Why are child safety groups asking for age verification on porn sites?
They fear that it is too easy for children to access publicly available pornography online. Experts who work with children say pornography gives children an unhealthy view of sex and consent, putting them at risk from predators and possibly preventing them from reporting abuse.
It can also cause children to behave in ways that are risky or inappropriate for their age, harming themselves and others. Charities say children tell them pornography is hard to avoid and can leave them ashamed and distressed. One concern is the extreme nature of pornography on mainstream sites, with one study showing that one in eight videos viewed by new visitors showed violent or coercive content.
A survey last year by the British Board of Film Classification found that 60% of children aged 11 to 13 who said they had seen pornography said it was largely unintentional. Ofcom research found that commercial pornography site Pornhub – which does not use age verification – had a larger UK audience than BBC News. It was visited by 50% of all men and 16% of all women in the UK in September 2020. Three of the most popular sites in the UK – PornHub, RedTube and YouPorn – are owned by a Canadian company, MindGeek .
Last December, Mastercard and Visa announced that they would block customers from using their credit cards on Pornhub following accusations the porn site showed videos of child abuse and rape. A New York Times investigation alleged that the site hosts revenge pornography taken without the consent of participants. Following the accusations, Pornhub owners Mindgeek have removed millions of user-generated videos uploaded by unverified users of the site. Pornhub has firmly denied all the accusations, although they have taken far-reaching measures to “protect” the site.
How are âage assuranceâ and âage verificationâ different?
Age assurance describes the methods used by businesses to determine the age of an online user, such as self-declaration (i.e. a pop-up form); profiling (determining a user’s age by scanning the content they consume or the way they interact with a computer) and biometric details such as facial analysis.
Age verification uses a piece of identification known as âfixed identifiers,â such as passports or credit cards. The NSPCC, the child protection charity, wants this to be mandatory for accessing high-risk sites, such as commercial pornography or dating sites.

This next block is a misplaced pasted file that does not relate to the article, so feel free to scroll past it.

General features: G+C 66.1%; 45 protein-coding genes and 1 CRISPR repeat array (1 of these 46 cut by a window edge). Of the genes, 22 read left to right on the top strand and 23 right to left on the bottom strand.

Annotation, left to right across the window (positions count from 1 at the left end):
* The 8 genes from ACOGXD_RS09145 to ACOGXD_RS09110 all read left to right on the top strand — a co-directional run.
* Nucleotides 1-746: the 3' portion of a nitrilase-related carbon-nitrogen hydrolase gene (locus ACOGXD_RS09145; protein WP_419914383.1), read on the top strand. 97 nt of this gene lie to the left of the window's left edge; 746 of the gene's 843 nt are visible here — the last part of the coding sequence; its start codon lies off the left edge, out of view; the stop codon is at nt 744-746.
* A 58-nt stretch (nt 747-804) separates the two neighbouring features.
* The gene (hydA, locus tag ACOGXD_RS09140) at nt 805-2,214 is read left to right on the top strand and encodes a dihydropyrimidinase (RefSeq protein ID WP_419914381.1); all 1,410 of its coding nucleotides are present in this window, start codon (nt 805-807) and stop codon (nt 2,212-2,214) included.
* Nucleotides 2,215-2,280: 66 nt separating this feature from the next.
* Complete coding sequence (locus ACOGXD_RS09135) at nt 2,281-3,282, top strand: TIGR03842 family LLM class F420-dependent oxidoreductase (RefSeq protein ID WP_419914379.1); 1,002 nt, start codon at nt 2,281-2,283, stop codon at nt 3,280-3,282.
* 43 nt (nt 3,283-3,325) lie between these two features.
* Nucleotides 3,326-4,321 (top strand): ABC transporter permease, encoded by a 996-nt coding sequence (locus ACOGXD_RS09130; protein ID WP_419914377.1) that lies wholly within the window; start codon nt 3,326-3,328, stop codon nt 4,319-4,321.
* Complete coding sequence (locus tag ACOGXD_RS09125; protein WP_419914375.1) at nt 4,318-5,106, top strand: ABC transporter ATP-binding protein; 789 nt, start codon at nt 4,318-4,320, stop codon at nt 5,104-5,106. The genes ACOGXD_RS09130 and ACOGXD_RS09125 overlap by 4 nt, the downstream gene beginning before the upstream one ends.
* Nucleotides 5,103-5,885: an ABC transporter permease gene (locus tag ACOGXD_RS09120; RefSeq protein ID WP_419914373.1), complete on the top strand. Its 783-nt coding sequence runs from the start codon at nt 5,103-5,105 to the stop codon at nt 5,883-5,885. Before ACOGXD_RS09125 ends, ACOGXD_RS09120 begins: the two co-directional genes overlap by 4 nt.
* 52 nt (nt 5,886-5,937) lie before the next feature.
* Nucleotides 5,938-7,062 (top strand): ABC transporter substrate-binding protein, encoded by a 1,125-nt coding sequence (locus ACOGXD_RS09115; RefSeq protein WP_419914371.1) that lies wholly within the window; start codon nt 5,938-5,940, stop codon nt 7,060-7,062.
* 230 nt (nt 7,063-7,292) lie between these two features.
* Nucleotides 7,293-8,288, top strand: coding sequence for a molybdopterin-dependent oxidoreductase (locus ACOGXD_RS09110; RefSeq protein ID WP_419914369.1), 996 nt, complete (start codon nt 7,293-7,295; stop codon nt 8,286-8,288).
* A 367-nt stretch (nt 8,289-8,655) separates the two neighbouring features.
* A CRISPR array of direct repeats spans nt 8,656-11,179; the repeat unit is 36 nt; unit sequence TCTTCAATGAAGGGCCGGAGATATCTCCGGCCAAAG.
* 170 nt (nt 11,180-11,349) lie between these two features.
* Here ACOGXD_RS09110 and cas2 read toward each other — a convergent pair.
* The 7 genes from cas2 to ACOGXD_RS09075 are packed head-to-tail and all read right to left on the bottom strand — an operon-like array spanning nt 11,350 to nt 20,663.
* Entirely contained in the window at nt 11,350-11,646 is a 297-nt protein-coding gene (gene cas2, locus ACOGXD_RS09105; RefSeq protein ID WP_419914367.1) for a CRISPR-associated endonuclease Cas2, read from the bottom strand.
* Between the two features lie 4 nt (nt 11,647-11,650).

What regulations exist on age assurance and verification?
The UK’s data watchdog, the Information Commissioner’s Office (ICO), introduced the Children’s Code (or age-appropriate design code) in September. It is designed to prevent websites and apps from misusing children’s data, for example by using ‘nudge’ techniques to get kids to spend more time online or by creating a profile of them. then used by algorithms (instructions for computers) that can direct children to dangerous content.
If a website or app recognizes that its content may be risky to children, it needs to manage that risk and one method is to use the age guarantee. John Carr, of the UK Children’s Charities’ Coalition on Internet Safety, argues that pornographic sites should require age verification because they are “likely to be viewed by children.” The ICO believes that pornographic sites are not intended for children and therefore to do not fall under code designed to make Internet services safer for children.
Ofcom has regulations for video sharing sites that have their European headquarters in the UK, such as TikTok, Vimeo and Snapchat (YouTube, for example, is not based in the UK). These sites are legally required to protect those under 18 from harmful video content, and Ofcom guidelines in October said that platforms hosting porn “should have strong age verification.” Users of online gambling sites, which are prohibited for those under the age of 18, are also required to “affirm that they are of legal age to play”.
What does the Online Safety Bill propose regarding age verification?
The Online Safety Bill (OSB) emphasizes protecting children from harm online, whether through exposure to online pornography or viewing other harmful content. It applies to companies that produce “user-generated content” – Facebook, Twitter and YouTube – but also to commercial pornographic sites.
The bill imposes a duty of care on technology companies: to prevent the proliferation of illegal content such as images of child sexual abuse; and to ensure that children are not exposed to harmful or inappropriate content. Insurance or age verification is an obvious way to control age.
But the bill does not require age verification for sites that could expose children to harmful content. Instead, the regulator, Ofcom, may recommend that certain sites such as porn sites may require age insurance or verification. Businesses could be required to provide a risk assessment, including whether they expose children to harmful content, and to suggest ways to mitigate those risks. Ofcom will then determine whether the company has put in place appropriate measures to protect children or whether it is failing in its duty of care. Ofcom can then order the use of age assurance and verification measures.
Is there any alternative legislation pushing for age verification?
Yes, crossbench peer Beeban Kidron, architect of the ICO’s Children’s Code, introduced a private member’s bill to the House of Lords: The Age Insurance Bill (Minimum Standards ). It sets out a framework for basic online age verification standards. It could end up in the OSB bill if, for example, Ofcom – which will implement the bill – is empowered to introduce new standards.